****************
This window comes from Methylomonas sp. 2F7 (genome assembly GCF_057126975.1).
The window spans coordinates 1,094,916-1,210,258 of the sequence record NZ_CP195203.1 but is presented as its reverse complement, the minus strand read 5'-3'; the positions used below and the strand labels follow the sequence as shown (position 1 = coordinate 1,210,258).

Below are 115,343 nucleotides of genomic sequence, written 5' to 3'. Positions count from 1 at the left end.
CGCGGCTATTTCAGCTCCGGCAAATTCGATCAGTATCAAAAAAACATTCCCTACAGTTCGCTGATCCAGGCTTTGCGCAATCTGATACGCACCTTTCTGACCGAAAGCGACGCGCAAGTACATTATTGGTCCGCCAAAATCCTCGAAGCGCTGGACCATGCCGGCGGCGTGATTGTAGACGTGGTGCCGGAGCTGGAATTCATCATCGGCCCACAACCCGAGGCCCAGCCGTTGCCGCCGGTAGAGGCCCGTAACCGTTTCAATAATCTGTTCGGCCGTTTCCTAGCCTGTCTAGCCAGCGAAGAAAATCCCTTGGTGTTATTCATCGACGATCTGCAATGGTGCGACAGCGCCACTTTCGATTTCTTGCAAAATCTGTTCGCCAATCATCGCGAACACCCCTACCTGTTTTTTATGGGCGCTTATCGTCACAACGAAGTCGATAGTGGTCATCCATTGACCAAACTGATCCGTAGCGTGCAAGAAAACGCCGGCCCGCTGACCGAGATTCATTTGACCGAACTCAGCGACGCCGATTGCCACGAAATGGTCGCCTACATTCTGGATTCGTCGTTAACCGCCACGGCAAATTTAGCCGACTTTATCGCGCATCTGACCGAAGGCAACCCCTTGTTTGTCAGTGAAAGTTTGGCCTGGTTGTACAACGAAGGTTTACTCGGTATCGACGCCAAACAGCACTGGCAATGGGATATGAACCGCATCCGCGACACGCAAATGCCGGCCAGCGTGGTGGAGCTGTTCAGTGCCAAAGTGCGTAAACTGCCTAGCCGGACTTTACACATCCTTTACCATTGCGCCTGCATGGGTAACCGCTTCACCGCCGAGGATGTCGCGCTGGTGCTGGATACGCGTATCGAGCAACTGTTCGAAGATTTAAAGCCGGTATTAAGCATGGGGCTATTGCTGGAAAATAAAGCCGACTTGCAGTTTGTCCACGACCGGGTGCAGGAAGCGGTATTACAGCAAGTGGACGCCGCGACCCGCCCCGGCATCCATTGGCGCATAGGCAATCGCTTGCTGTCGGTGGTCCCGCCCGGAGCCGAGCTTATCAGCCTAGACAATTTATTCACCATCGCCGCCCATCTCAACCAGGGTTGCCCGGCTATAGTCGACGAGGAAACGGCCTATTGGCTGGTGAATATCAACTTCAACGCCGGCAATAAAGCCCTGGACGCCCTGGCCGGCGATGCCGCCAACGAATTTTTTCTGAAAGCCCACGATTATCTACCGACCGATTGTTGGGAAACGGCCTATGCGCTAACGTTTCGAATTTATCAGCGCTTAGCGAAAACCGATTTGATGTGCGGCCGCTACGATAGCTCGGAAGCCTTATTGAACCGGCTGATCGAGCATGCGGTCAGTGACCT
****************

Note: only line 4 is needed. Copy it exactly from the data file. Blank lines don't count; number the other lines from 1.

CGCGGCTATTTCAGCTCCGGCAAATTCGATCAGTATCAAAAAAACATTCCCTACAGTTCGCTGATCCAGGCTTTGCGCAATCTGATACGCACCTTTCTGACCGAAAGCGACGCGCAAGTACATTATTGGTCCGCCAAAATCCTCGAAGCGCTGGACCATGCCGGCGGCGTGATTGTAGACGTGGTGCCGGAGCTGGAATTCATCATCGGCCCACAACCCGAGGCCCAGCCGTTGCCGCCGGTAGAGGCCCGTAACCGTTTCAATAATCTGTTCGGCCGTTTCCTAGCCTGTCTAGCCAGCGAAGAAAATCCCTTGGTGTTATTCATCGACGATCTGCAATGGTGCGACAGCGCCACTTTCGATTTCTTGCAAAATCTGTTCGCCAATCATCGCGAACACCCCTACCTGTTTTTTATGGGCGCTTATCGTCACAACGAAGTCGATAGTGGTCATCCATTGACCAAACTGATCCGTAGCGTGCAAGAAAACGCCGGCCCGCTGACCGAGATTCATTTGACCGAACTCAGCGACGCCGATTGCCACGAAATGGTCGCCTACATTCTGGATTCGTCGTTAACCGCCACGGCAAATTTAGCCGACTTTATCGCGCATCTGACCGAAGGCAACCCCTTGTTTGTCAGTGAAAGTTTGGCCTGGTTGTACAACGAAGGTTTACTCGGTATCGACGCCAAACAGCACTGGCAATGGGATATGAACCGCATCCGCGACACGCAAATGCCGGCCAGCGTGGTGGAGCTGTTCAGTGCCAAAGTGCGTAAACTGCCTAGCCGGACTTTACACATCCTTTACCATTGCGCCTGCATGGGTAACCGCTTCACCGCCGAGGATGTCGCGCTGGTGCTGGATACGCGTATCGAGCAACTGTTCGAAGATTTAAAGCCGGTATTAAGCATGGGGCTATTGCTGGAAAATAAAGCCGACTTGCAGTTTGTCCACGACCGGGTGCAGGAAGCGGTATTACAGCAAGTGGACGCCGCGACCCGCCCCGGCATCCATTGGCGCATAGGCAATCGCTTGCTGTCGGTGGTCCCGCCCGGAGCCGAGCTTATCAGCCTAGACAATTTATTCACCATCGCCGCCCATCTCAACCAGGGTTGCCCGGCTATAGTCGACGAGGAAACGGCCTATTGGCTGGTGAATATCAACTTCAACGCCGGCAATAAAGCCCTGGACGCCCTGGCCGGCGATGCCGCCAACGAATTTTTTCTGAAAGCCCACGATTATCTACCGACCGATTGTTGGGAAACGGCCTATGCGCTAACGTTTCGAATTTATCAGCGCTTAGCGAAAACCGATTTGATGTGCGGCCGCTACGATAGCTCGGAAGCCTTATTGAACCGGCTGATCGAGCATGCGGTCAGTGACCT